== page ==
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Friday, 26 July 2013

Celebrating Fifty Years of Peter Taaffe (on the suggestion of John Bulaitis)

That's me yawning at a Militant public meeting addressed by Peter Taaffe in February, 1984. The meeting took place in the Atlanta Hotel on Dominick Street here in Galway. I now teach poetry workshops at Galway Arts Centre which is situated almost immediately across the road from where the Atlanta Hotel used to be. Despite appearances to the contrary, I was a madly enthusiastic member of Comrade Taaffe's organisation at the time and remained so for another ten years.

Before my friend Darrell Kavanagh starts typing another email to tell me to stop going on about the Socialist Party/Militant Tendency because they are now irrelevant, I should say that this is not another carping negative post. It is an occasion of celebration. John Bulaitis has been in touch to say that he thinks we should do something to celebrate the fact that Peter Taaffe (pictured below making a very important point) this year celebrates fifty years as General Secretary of Militant/the Socialist Party.
It has been pointed out to me that Peter has now been General Secretary for eight years longer than Comrade Enver Hoxha was in situ as General Secretary of the Albanian Party of Labour. Here's a video of Hoxha at a May Day celebration in Tirana back in the good old days when Albania was a deformed workers' state.

Peter has also heroically outlasted Kim Il Sung, who was leader of the Workers' Party of Korea for a (compared to Peter) paltry forty five years (1949-94).
I agree with John Bulaitis entirely on this. Whatever political (and other) differences the tens of thousands of former members of what we used to call "the organisation" may these days have with Peter, we should be big enough to put all that aside and celebrate Peter's fifty years as leader of the vanguard of the international working class.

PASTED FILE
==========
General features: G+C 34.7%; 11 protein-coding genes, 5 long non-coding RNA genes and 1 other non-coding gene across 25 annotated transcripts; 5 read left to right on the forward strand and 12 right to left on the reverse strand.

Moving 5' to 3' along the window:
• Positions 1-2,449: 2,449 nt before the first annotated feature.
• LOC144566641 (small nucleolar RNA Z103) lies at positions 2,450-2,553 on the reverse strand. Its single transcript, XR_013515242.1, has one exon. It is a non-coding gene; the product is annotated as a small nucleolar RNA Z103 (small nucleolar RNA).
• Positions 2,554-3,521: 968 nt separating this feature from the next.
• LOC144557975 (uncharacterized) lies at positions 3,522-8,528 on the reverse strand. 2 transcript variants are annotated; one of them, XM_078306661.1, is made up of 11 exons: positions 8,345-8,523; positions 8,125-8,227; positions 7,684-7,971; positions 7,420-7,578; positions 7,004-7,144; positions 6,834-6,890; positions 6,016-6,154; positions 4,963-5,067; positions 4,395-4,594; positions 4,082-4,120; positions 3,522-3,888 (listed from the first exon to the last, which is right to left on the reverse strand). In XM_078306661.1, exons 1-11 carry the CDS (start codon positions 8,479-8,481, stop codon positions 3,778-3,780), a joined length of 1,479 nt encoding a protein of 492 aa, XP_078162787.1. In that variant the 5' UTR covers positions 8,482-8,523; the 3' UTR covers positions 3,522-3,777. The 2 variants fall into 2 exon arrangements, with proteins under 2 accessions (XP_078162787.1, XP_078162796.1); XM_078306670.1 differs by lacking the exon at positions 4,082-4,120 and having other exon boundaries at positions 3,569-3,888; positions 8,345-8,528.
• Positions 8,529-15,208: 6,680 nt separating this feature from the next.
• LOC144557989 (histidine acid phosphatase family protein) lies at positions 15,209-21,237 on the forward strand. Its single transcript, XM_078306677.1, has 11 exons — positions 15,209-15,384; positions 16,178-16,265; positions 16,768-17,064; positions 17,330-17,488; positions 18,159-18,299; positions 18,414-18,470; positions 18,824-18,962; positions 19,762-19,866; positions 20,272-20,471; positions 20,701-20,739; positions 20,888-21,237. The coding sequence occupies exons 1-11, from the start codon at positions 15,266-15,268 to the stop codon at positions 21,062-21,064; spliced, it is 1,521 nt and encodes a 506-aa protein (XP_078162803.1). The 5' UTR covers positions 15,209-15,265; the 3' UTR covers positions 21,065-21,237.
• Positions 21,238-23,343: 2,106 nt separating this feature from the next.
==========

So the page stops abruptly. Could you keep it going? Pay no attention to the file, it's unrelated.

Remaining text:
The Socialist Party congress took place earlier in the Summer in the suitably revolutionary venue of Clacton-on-Sea. The highlight was a long speach by Peter. He has also recently been busy denouncing dogmatists in Belgium, which is always good to hear. Peter is a man far too busy to celebrate the immensity of his own achievement.

That being the case, it has been proposed that we book either Alexandra Palace or Wembley Stadium for a proper celebration, which could also double as a reunion for those who've passed through the ranks since Peter took over in the dim and distant year of 1963, back when Christine Keeler was a very busy young lady indeed and I hadn't yet been born.

Myself and John Bulaitis will co-host the evening. I have yet to inform John about this, but I have no doubt he'll agree. Below is a picture of the co-hosts of this year's Eurovision contest.
I plan to wear a dress similar to the one the woman in the picture is wearing.

We are hoping that Derek Hatton will turn up and play a few tunes on his ukelele. Clare Doyle has agreed to play some One Direction hits on her harpsichord. There will be an interpretive dance (in fifty parts) by Paul Couchman to mark each of Peter's fifty years; I am particularly looking forward to his interpretation of 1994. There'll be a special performance by Tommy Sheridan, and, we hope, a guest appearance by Christine Keeler, who will present Peter with a replica of her famous chair.
It promises to be quite a night. To get you in the mood, here is a poem.